‘Fleeceware’ Apps Downloaded 600M Times from Google Play

New research shows apps that dupe users into being charged excessively with little reward persist on the Android app store.

Google has made a concerted effort in recent months to try to eliminate bad apps for its Android mobile platform on the Google Play store—something the company historically has battled.

However, fleeceware apps—which trick users into paying excessive amounts of money for simple apps with functionality that’s available free elsewhere—are still getting past Google’s radar in significant numbers, according to security researchers.

These type of apps have been installed nearly 600 million times on 100 million plus devices, according to a Sophos report, which said it pulled the numbers from Google’s own Google Play marketplace.

While researchers are skeptical the high installation numbers reported on Google Play are completely legitimate, they do believe that the download numbers of some of the apps–including a popular keyboard app that allegedly transmits the full text of whatever its users type back to China— are likely on the money.

“As we saw last fall, there were a wide variety of entertainment or utility apps, including fortune tellers, instant messengers, video editors and beauty apps,” researchers wrote in a blog post published Tuesday. “And just like last time, user reviews reveal serious complaints about overcharging, and that many of these apps are substandard, and don’t work as expected.”

“Free Trials” That Come With a Price

Fleeceware appears to be so successful on the Google Play marketplace because it takes advantage of a business model used widely throughout the Play market ecosystem, and among media providers in general, Sophos reported in previous research published in September. That model allows users to download and use apps for a short trial period without paying.

However, when the trial expires, if the user who downloads and installs one of these apps hasn’t both uninstalled the application and informed the app developer that they’re through with the app, the app developer charges the user. This model is similar to “free trial” offers, which put the responsibility of cancelling the services on the user.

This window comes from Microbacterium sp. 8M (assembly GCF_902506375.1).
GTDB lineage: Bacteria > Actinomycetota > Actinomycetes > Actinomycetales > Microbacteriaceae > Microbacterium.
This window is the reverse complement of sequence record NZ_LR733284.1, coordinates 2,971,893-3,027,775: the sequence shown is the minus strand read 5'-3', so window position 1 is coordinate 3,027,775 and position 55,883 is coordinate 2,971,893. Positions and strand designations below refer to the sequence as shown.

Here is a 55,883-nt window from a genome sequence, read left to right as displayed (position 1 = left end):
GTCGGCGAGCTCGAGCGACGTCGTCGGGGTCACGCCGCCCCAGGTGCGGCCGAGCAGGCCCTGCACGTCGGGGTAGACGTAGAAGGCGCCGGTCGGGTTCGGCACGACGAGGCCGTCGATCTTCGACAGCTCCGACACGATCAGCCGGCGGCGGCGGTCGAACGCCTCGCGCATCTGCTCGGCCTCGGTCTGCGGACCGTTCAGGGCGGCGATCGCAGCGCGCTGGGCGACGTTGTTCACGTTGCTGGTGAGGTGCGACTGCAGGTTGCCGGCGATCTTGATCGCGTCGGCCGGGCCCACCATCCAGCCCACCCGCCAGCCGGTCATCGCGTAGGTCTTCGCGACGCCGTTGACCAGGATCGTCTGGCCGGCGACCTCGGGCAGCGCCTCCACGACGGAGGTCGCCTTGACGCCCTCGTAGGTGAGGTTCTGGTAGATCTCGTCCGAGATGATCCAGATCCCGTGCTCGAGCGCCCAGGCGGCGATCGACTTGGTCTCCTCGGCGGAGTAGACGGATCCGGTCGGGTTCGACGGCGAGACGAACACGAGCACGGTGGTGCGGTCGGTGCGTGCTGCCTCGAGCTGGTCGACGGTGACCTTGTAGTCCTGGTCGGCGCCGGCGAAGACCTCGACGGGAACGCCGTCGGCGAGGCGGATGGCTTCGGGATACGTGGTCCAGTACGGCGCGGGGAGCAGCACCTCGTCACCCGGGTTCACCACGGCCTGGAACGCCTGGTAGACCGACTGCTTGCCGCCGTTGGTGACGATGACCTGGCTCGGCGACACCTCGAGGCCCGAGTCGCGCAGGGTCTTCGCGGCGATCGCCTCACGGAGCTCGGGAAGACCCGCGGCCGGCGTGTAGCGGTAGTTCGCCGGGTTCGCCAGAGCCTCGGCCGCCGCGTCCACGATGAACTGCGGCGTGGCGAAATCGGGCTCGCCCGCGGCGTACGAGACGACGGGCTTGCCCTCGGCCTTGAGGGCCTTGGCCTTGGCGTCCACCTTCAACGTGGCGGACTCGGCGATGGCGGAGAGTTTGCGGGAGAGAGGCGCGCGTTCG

Researchers did inform Google that these type of apps were active on the site back in September, and the company did take down the offending apps. However, since then “We’ve seen many more Fleeceware apps … appear on the official Android app store,” Chandraiah wrote.

Refund Runaround

These apps pose a number of annoyances for those getting “fleeced,” researchers said. Not only do they get charged exorbitant amounts of money with very little reward, “there’s little recourse” if they want a refund after realizing they’ve been charged because Google Play Store policies are “significantly less consumer-friendly” than ones from typical U.S. credit-card companies, they said.

Moreover, even users who followed an app’s subscription-model rules to unsubscribe still found themselves charged by the developer, according to negative reviews on the store, he said.

These fees are not just chump change either, the report revealed. While an earlier Sophos report found that fleeceware apps often charge a very large amount attributed to an annual subscription—such as $200 or more that can be broken down into “only” $16.67 per month, for example—the latest research found developers of these apps using more clever and financially damaging tactics.

Sneaky Subscription Ball and Chain

“In the intervening months, some publishers have decided to offer weekly and monthly ‘subscription’ payment options, instead of (or in addition to) annual charges,” researchers wrote. “Sure, it might make the amount look smaller, so users might be less likely to experience sticker shock, but it actually exacerbates the overcharging.”

For instance, in one case, an app that displayed subscription fees of $10 per week, or $27 per month, which work out annually to $521 or $321, he noted.

Researchers posted a list of known fleeceware apps, which they recommended users avoid when downloading from Google Play. They also advised users to be suspicious in general of any apps offering “free trials” and to read the fine print before downloading anything from an app store.

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